House of Wisdom

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House of Wisdom

The tarik (path) of the House of Wisdom, founded by Moslem mystics at Cairo in the ninth century, had seven initiatory degrees. The original founder appears to have been Abdallah, a Persian, who, believing in the Gnostic doctrine of the aeons or sephiroths, applied the system to the successors of Mohammed, stating that Ismael was the founder of his tarik and naming one of his descendants as the seventh imam (ruler).

Abdallah established an active system of propaganda and sent missionaries far and wide. He was succeeded in his office as chief of the society by his son. After the institution had been in existence for some time it was transferred to Cairo, and assemblies were held twice a week, when all the members appeared clothed in white. They were gradually advanced through the seven degrees of the tarik over which a dia-al-doat (missionary of missionaries) presided. A later chief, Hakem-biemir-Illah, increased the degrees to nine, and in 1004 erected a stately home for the society, which he elaborately furnished with mathematical instruments.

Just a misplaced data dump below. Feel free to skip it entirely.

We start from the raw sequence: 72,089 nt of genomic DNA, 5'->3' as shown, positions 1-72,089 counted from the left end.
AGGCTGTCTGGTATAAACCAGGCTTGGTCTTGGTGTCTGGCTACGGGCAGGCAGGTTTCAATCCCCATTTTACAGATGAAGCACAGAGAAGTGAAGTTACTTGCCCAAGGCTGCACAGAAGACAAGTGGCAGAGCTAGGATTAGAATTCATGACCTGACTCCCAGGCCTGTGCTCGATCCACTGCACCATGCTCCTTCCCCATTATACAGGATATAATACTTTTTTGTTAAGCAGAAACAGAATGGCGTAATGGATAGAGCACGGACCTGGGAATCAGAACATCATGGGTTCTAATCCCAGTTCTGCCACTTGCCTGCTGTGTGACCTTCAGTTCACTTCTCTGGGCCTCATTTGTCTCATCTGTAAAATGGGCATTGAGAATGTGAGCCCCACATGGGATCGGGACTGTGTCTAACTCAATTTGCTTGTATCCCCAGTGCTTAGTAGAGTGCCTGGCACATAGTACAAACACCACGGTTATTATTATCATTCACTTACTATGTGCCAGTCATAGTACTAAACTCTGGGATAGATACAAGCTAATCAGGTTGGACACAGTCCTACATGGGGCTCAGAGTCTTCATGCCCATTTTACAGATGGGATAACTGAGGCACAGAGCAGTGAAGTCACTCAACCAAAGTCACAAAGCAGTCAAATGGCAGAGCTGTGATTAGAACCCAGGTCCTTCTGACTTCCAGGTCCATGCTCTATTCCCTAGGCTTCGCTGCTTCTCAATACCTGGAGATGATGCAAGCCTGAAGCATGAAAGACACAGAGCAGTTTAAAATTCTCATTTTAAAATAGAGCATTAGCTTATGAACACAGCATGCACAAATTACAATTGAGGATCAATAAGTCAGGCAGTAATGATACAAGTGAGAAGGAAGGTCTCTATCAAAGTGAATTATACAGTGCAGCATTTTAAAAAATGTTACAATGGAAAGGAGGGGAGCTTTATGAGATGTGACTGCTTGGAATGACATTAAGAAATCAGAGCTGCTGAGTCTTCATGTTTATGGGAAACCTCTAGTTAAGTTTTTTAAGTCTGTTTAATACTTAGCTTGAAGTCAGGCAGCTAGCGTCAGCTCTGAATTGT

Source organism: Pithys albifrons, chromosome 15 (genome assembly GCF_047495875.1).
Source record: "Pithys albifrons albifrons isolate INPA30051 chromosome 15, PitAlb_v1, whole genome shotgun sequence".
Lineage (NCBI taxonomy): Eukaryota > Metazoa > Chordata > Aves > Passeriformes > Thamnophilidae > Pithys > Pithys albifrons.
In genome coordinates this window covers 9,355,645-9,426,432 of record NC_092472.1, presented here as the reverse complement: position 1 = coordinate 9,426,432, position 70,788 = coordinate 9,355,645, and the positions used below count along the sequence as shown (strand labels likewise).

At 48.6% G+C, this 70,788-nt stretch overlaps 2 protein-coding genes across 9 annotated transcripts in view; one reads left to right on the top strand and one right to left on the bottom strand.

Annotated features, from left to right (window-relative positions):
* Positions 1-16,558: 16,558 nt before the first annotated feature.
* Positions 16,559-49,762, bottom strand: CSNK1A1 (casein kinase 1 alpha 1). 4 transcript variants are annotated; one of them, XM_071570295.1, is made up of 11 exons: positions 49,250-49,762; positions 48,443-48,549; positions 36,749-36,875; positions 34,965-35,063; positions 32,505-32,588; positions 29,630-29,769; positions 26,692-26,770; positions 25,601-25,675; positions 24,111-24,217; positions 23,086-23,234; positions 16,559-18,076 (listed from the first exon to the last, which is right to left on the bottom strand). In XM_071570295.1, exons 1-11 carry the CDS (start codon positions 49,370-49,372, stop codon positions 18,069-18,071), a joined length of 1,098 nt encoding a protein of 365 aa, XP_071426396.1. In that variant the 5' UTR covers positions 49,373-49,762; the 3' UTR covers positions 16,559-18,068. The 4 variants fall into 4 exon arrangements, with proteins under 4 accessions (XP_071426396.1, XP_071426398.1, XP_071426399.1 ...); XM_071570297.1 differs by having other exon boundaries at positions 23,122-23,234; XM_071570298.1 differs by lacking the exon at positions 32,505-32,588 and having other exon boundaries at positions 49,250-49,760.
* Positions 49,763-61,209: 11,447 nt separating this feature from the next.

Because the institution did not meet the approval of the authorities, it was destroyed in 1123 by the then grand vizier, but meetings continued elsewhere. The officers of the society were sheik, dai-el-keber (deputy), dai (master), refik (fellow), fedavie (agent), lassik (aspirant), and muemini (believer). The tarik taught that there had been seven holy imams, that God had sent seven lawgivers, who each had seven helpers, who in turn had 12 apostles.

(See also Assassins )